As more and more organizations rely more and more on Microsoft 365, Google Cloud and Amazon Web Services, cybercriminals have begun to realize that this shift is beneficial to them and are therefore adjusting their attacks to take advantage of the main cloud used by the organization platform.
Proofpoint reports that last year, more than 59.8 million messages from Microsoft 365 targeted thousands of organizations, and Google sent or hosted more than 90 million malicious messages. In the first quarter of 2021, 7 million malicious messages came from Microsoft 365 and 45 million came from Google’s infrastructure, which is much higher than the quarterly attacks based on Google in 2020.
“I think this fits the general pattern,” Ryan Kalember, executive vice president of cybersecurity strategy at Proofpoint, said of the increase in cloud-based attacks. Although experts have seen cloud email services abused in the past, today’s attacker infrastructure looks different.
“Now, if you are an attacker…you only need to hack into a few Office 365 or Google Workspace accounts and use them to perform everything from launching the attack to hosting the load,” Kalember continued. “Frankly, if you are an attacker, this is a one-stop shop. From an infrastructure perspective, this is what you need.”
In Microsoft 365 or other major cloud platforms, it doesn’t matter whether the attacker wants to conduct research on corporate email intrusion or get someone to click a malicious link in the early stages of a ransomware attack. Damaged cloud accounts, especially cloud email accounts, can be used for many different types of attacks. Kalember pointed out that from an attacker’s point of view, this is a useful place for information leakage because it may not be prevented.
The sheer size of the Microsoft 365 user base makes it more attractive to attackers. Oliver Tavakoli, chief technology officer of Vectra, said that although some companies may use platforms such as G Suite as an alternative, Microsoft 365 is “a gorilla weighing up to 800 pounds in terms of collaboration space.” Attackers know the value of the data stored in the Microsoft platform and how they can effectively obtain this data.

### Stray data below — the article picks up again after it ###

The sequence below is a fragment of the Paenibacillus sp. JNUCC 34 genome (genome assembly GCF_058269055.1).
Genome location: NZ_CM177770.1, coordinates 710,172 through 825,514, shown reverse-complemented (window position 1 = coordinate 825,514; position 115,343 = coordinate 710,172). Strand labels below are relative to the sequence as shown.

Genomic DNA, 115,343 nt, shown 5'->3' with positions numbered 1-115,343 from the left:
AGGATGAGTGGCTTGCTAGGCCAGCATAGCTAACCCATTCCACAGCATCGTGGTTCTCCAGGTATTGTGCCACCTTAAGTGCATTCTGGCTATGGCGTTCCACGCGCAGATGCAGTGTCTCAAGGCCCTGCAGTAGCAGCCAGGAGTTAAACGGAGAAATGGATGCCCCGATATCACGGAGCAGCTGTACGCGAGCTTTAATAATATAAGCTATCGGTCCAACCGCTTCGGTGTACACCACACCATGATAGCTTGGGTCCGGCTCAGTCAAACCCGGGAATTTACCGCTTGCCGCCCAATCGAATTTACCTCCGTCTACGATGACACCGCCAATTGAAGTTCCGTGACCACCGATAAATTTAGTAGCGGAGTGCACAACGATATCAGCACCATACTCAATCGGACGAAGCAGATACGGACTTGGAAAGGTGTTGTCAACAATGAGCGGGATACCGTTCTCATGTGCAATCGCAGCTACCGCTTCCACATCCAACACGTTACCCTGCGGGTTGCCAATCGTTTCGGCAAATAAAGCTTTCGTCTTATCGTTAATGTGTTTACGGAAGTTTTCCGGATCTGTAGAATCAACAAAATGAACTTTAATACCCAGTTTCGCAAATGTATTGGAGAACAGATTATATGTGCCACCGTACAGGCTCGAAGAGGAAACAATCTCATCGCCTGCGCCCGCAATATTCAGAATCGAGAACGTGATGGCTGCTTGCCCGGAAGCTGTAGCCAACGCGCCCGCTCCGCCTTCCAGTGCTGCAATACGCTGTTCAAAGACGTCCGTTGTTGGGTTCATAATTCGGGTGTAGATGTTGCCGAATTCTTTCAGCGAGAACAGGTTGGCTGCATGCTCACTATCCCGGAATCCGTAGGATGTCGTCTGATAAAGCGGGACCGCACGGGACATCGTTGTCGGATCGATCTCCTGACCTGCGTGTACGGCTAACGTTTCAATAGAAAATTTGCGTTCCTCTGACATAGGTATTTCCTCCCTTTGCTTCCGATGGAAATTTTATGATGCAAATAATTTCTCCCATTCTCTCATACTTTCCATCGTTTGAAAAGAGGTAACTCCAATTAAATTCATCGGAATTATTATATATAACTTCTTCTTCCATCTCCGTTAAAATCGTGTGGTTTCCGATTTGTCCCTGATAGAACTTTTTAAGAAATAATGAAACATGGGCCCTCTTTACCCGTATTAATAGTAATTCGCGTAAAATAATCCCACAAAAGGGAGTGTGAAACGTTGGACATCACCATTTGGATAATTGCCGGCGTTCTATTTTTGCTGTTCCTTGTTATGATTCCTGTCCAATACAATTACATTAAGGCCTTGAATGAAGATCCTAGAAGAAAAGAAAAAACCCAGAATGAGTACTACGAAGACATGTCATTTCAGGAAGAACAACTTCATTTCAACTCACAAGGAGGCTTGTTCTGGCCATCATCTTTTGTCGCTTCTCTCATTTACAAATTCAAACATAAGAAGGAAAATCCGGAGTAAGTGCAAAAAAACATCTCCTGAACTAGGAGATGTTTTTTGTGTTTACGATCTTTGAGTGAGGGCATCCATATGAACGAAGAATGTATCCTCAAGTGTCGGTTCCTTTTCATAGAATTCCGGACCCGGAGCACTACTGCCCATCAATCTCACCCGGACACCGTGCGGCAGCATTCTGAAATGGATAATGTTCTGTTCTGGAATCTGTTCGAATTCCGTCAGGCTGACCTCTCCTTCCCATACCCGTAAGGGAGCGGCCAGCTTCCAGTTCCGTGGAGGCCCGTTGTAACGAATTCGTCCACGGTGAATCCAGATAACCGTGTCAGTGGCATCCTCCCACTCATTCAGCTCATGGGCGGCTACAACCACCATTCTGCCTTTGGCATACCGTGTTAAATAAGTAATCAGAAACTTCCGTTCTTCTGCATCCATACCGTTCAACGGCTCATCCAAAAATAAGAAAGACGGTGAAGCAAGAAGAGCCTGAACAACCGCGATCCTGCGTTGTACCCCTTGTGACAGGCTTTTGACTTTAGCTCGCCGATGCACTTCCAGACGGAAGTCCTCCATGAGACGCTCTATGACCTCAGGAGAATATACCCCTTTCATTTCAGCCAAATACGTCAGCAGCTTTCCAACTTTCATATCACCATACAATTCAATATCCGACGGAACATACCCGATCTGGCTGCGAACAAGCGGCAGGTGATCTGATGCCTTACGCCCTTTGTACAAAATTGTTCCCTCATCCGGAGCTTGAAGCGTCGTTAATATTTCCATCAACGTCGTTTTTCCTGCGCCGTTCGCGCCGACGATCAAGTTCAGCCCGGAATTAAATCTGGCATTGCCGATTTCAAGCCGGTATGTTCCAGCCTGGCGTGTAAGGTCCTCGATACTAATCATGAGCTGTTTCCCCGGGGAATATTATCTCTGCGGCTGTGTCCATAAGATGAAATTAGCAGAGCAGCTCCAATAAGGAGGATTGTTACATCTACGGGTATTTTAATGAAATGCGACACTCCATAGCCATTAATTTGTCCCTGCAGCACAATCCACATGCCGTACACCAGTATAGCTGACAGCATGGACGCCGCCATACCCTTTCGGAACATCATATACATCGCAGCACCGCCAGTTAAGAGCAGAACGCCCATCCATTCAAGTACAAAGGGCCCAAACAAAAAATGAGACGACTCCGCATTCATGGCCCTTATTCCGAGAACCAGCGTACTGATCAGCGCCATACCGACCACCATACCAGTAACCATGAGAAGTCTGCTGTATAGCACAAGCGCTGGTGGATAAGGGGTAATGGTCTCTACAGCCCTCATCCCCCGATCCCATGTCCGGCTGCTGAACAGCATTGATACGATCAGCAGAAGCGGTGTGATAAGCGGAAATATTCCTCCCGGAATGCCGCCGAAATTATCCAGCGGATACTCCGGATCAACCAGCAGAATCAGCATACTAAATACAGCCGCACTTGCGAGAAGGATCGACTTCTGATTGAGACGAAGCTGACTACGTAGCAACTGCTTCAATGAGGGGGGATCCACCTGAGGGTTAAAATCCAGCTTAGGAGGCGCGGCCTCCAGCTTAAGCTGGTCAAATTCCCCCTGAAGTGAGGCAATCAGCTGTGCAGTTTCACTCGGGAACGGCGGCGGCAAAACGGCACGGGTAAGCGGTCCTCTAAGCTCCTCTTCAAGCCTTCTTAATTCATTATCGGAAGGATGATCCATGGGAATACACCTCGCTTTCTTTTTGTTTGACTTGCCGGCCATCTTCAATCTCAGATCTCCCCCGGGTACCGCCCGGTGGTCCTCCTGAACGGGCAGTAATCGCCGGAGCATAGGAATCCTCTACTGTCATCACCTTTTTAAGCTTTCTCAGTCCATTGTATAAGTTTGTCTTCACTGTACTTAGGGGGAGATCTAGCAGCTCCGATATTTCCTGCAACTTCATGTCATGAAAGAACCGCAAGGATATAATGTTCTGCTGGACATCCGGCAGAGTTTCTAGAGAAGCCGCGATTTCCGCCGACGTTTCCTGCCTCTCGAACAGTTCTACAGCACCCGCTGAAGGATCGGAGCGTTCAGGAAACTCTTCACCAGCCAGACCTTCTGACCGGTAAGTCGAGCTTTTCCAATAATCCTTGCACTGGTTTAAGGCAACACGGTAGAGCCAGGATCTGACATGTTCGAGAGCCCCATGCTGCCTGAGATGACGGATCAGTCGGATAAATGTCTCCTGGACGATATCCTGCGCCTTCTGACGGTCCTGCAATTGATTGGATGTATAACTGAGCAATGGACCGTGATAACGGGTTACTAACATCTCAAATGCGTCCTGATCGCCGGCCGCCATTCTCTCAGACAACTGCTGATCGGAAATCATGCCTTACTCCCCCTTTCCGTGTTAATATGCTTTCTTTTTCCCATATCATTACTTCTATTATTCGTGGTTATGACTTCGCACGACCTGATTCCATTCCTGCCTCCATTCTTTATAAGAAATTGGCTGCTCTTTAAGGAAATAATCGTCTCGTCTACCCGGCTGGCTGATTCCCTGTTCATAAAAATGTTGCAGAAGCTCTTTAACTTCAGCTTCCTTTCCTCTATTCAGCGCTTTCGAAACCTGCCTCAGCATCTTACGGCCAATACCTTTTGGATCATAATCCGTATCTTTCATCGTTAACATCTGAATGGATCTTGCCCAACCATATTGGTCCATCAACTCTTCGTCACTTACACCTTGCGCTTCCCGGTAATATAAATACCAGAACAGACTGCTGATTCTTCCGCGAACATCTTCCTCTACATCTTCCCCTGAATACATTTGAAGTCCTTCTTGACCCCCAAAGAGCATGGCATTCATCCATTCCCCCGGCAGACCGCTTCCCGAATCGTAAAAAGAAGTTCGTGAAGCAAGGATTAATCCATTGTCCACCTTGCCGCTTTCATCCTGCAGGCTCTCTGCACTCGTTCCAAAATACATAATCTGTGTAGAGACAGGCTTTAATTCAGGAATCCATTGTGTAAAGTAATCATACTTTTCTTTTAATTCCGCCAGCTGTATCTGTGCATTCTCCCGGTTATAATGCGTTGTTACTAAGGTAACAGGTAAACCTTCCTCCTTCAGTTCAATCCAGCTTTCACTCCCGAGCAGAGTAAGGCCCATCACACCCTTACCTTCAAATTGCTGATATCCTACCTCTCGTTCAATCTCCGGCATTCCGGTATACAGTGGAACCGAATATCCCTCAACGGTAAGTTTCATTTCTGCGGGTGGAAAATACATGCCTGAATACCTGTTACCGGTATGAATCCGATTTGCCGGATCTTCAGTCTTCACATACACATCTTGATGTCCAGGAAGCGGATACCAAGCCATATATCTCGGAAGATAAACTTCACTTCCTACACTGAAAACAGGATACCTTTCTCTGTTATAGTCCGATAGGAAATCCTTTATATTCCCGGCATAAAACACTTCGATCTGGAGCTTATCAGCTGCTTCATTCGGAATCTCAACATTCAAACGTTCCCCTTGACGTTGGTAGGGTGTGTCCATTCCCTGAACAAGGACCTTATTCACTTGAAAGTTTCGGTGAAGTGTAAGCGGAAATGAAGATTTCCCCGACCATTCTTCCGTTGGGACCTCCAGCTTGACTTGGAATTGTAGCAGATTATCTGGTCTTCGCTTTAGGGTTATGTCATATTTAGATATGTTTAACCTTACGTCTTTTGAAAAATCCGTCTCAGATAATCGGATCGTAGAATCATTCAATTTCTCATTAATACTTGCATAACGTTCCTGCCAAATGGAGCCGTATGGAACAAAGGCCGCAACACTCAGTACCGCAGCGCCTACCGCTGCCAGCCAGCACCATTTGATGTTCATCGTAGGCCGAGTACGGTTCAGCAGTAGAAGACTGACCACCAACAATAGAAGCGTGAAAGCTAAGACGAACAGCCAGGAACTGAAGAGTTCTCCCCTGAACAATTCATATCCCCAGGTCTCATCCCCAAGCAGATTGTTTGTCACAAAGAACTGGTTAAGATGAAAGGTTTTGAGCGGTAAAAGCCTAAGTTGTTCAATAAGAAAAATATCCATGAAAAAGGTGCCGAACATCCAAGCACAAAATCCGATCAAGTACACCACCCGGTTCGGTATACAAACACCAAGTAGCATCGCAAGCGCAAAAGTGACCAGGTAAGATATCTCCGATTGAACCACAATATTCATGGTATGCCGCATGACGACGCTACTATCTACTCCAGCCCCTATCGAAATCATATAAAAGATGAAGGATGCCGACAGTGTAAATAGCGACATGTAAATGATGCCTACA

Aiming at the cloud
Obviously, a compromised cloud account can prove to be very helpful to criminals. But how exactly do they abuse these platforms? What are these attacks usually like?
To learn more, Vectra researchers compiled the top threat detections among the most common corporate customers in Microsoft Azure AD and Microsoft Office 365.
They report that the most common is Office 365 risky Exchange operations: in these cases, abnormal Exchange operations detected may indicate that an attacker is manipulating Exchange to gain access to specific data or further attack processes. Researchers found that since the beginning of 2021, more than 70% of Vectra’s customer base has triggered this detection every week.
The second most common threat detection involves suspicious operations in Azure AD. Abnormal Azure AD operations may indicate that an attacker is elevating permissions and performing administrator-level operations after a regular account has taken over. The attacker carried out a “mass attack” in Azure AD, adding and removing people from the group and escalating permissions.
“If I break in and have your credentials, I just need to add you to a specific group-this may have downstream effects in Office 365-you can now access a lot of SharePoint that you don’t have,” Tavakoli explained. “If I stole your account, so give your account more rights, and then use these rights in the application is a very interesting attack vector.
He said that one of the problems in Azure AD is that there is no complete separation between what someone should be able to do for themselves (such as setting a profile picture in a directory) and the rather privileged operations that should be limited to administrators. Say.
“Now we have to sharpen the pencil effectively and really figure out how to sort out the important operations [to the attacker] From the ones that didn’t,” Tavacoli said.